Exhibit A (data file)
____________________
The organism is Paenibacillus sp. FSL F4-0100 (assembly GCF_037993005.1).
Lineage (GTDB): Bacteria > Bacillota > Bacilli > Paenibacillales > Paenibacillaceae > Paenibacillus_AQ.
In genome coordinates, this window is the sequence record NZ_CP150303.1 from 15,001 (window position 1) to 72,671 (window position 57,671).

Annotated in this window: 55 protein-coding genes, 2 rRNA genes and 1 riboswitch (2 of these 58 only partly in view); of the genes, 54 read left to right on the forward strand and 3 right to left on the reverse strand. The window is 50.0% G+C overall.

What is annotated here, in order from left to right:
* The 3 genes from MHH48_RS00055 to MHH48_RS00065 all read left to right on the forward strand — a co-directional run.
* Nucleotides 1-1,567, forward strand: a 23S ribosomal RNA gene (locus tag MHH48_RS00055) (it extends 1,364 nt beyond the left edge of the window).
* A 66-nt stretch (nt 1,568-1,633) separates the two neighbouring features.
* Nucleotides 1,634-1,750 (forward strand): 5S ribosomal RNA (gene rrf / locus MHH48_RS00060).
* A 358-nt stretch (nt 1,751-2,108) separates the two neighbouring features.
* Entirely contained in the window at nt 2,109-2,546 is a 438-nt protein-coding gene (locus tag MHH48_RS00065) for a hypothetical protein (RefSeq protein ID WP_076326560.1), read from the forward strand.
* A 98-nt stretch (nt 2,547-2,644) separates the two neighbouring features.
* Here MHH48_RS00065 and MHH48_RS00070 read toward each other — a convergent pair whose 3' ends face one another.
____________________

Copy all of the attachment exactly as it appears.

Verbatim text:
The organism is Paenibacillus sp. FSL F4-0100 (assembly GCF_037993005.1).
Lineage (GTDB): Bacteria > Bacillota > Bacilli > Paenibacillales > Paenibacillaceae > Paenibacillus_AQ.
In genome coordinates, this window is the sequence record NZ_CP150303.1 from 15,001 (window position 1) to 72,671 (window position 57,671).

Annotated in this window: 55 protein-coding genes, 2 rRNA genes and 1 riboswitch (2 of these 58 only partly in view); of the genes, 54 read left to right on the forward strand and 3 right to left on the reverse strand. The window is 50.0% G+C overall.

What is annotated here, in order from left to right:
* The 3 genes from MHH48_RS00055 to MHH48_RS00065 all read left to right on the forward strand — a co-directional run.
* Nucleotides 1-1,567, forward strand: a 23S ribosomal RNA gene (locus tag MHH48_RS00055) (it extends 1,364 nt beyond the left edge of the window).
* A 66-nt stretch (nt 1,568-1,633) separates the two neighbouring features.
* Nucleotides 1,634-1,750 (forward strand): 5S ribosomal RNA (gene rrf / locus MHH48_RS00060).
* A 358-nt stretch (nt 1,751-2,108) separates the two neighbouring features.
* Entirely contained in the window at nt 2,109-2,546 is a 438-nt protein-coding gene (locus tag MHH48_RS00065) for a hypothetical protein (RefSeq protein ID WP_076326560.1), read from the forward strand.
* A 98-nt stretch (nt 2,547-2,644) separates the two neighbouring features.
* Here MHH48_RS00065 and MHH48_RS00070 read toward each other — a convergent pair whose 3' ends face one another.